Originally Posted by

**bridgman**
I guess it depends on whether the benchmarks are run for a specific period of time and you "count the results" (eg Tropics, where the "score" the FPS) or whether they run until a certain amount of work is done and stop (eg C-Ray or timed kernel compile where the "score" is effectively 1 over the time taken to complete the work).

In the first case time cancels out because the score is effectively # frames over energy required or (average FPS * time) / (average W * time), but in the second case the score is effectively a constant (fixed amount of work) over energy required or 1 / (average W * time). The denominator is the same in both cases but you don't have time in the numerator for the first two benchmarks.

They are all basically equivalent.

In the compilation benchmark, you can think of the performance as being measured in "compilations per second" (since the compilation takes many seconds, the numerical value would be less than one).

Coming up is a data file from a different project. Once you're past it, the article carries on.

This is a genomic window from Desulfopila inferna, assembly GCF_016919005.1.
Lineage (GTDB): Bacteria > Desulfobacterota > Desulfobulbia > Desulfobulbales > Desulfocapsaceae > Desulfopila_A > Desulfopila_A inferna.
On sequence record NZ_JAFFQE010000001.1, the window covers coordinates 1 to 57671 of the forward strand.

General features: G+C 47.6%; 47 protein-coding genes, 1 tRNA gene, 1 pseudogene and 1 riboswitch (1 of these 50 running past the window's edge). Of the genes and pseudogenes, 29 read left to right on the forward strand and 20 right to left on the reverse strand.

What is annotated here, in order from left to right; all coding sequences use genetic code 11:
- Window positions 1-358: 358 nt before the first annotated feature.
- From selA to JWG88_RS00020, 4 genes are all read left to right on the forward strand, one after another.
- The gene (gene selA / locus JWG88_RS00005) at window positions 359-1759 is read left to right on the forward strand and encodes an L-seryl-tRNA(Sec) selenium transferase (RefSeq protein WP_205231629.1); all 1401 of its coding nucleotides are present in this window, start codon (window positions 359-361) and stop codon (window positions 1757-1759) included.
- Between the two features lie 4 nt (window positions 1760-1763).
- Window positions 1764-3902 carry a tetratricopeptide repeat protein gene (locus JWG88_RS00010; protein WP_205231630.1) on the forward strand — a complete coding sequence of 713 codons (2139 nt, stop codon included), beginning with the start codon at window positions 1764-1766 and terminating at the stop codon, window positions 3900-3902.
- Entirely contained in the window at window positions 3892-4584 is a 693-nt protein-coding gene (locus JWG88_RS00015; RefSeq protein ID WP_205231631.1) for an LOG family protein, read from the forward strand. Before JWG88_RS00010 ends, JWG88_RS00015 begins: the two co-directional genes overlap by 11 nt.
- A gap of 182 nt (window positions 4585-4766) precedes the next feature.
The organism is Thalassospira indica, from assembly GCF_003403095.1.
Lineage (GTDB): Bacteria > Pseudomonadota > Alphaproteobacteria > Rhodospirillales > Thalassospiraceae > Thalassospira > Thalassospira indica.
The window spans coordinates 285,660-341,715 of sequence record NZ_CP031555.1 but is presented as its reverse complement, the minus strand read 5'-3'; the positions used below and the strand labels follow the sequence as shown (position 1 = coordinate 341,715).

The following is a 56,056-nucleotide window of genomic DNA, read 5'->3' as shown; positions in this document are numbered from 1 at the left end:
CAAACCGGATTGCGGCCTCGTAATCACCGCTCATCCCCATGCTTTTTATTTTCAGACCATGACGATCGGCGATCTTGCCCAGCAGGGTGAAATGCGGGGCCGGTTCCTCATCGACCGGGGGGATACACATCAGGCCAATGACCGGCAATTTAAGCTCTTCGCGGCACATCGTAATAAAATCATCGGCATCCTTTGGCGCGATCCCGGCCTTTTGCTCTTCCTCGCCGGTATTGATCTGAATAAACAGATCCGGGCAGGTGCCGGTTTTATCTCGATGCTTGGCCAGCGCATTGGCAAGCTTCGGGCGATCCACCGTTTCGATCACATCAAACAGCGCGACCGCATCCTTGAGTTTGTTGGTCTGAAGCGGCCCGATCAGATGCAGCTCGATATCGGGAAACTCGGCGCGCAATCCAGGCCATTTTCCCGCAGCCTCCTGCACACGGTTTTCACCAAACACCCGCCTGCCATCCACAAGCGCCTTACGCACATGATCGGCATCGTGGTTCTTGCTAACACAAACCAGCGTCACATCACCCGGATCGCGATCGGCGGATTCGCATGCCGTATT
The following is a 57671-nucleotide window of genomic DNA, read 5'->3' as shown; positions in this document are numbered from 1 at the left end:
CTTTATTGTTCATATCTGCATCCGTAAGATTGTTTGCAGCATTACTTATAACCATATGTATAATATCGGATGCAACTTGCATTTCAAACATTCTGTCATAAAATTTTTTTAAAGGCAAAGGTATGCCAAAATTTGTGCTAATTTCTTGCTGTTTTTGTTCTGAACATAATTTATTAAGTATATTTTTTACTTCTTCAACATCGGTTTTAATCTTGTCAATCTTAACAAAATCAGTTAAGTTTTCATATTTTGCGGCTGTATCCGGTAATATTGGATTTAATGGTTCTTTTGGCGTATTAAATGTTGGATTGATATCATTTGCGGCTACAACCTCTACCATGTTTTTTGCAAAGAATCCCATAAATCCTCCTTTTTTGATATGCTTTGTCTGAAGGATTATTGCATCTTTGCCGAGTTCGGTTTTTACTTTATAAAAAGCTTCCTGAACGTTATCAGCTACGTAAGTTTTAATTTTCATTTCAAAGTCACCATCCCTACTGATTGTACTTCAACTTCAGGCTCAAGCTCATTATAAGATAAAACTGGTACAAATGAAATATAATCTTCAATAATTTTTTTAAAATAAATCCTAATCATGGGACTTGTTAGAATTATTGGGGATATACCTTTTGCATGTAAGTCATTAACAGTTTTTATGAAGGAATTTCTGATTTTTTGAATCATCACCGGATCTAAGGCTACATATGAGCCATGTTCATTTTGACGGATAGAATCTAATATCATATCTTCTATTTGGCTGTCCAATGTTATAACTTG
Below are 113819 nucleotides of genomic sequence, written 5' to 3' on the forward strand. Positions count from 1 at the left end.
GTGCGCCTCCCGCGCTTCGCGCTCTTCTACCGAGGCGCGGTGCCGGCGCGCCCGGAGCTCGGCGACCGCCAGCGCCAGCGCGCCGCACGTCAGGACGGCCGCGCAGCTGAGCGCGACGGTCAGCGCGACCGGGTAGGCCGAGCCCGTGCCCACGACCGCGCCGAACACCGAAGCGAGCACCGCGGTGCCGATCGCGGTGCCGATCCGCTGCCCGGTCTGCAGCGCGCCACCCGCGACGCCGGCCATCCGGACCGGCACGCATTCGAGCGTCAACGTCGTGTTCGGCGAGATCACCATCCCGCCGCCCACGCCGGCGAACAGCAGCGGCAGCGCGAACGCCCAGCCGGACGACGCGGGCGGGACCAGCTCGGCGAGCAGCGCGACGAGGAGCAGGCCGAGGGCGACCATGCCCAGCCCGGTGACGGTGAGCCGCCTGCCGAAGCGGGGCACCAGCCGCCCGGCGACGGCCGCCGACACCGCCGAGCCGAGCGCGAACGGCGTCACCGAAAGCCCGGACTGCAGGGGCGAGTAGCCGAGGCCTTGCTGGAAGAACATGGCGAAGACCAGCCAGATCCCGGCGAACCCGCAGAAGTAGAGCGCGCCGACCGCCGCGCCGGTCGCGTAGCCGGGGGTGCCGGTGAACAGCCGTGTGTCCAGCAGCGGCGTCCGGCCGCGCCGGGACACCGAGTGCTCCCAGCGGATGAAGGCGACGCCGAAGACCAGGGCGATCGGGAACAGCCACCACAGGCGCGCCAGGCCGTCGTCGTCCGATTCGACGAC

So whatever the benchmark, the performance can be stated as "operations per second" for some definition of operation (compilation, frame render, etc.). The denominator is Power (or average Power) which is equal to Energy per second. So in all cases:

Code:

Performance per Watt = ( operations / sec ) / ( Energy / sec ) = operations / Energy

But since the computational task is the same for each CPU within a given benchmark, we can define (normalize) the operation to always be equal to 1 (for any benchmark) -- in other words, one operation equals one compilation, one set of frame renderings, etc.

Bottom line is that comparing relative Performance per Watt among various CPUs is equivalent to comparing the reciprocal of total energy required to complete the computation for each CPU. And total energy required can be determined by first finding the average power consumed during the computation and multiplying that by the time required to complete the computation. This is exactly what tuke81 did in his graph in this thread.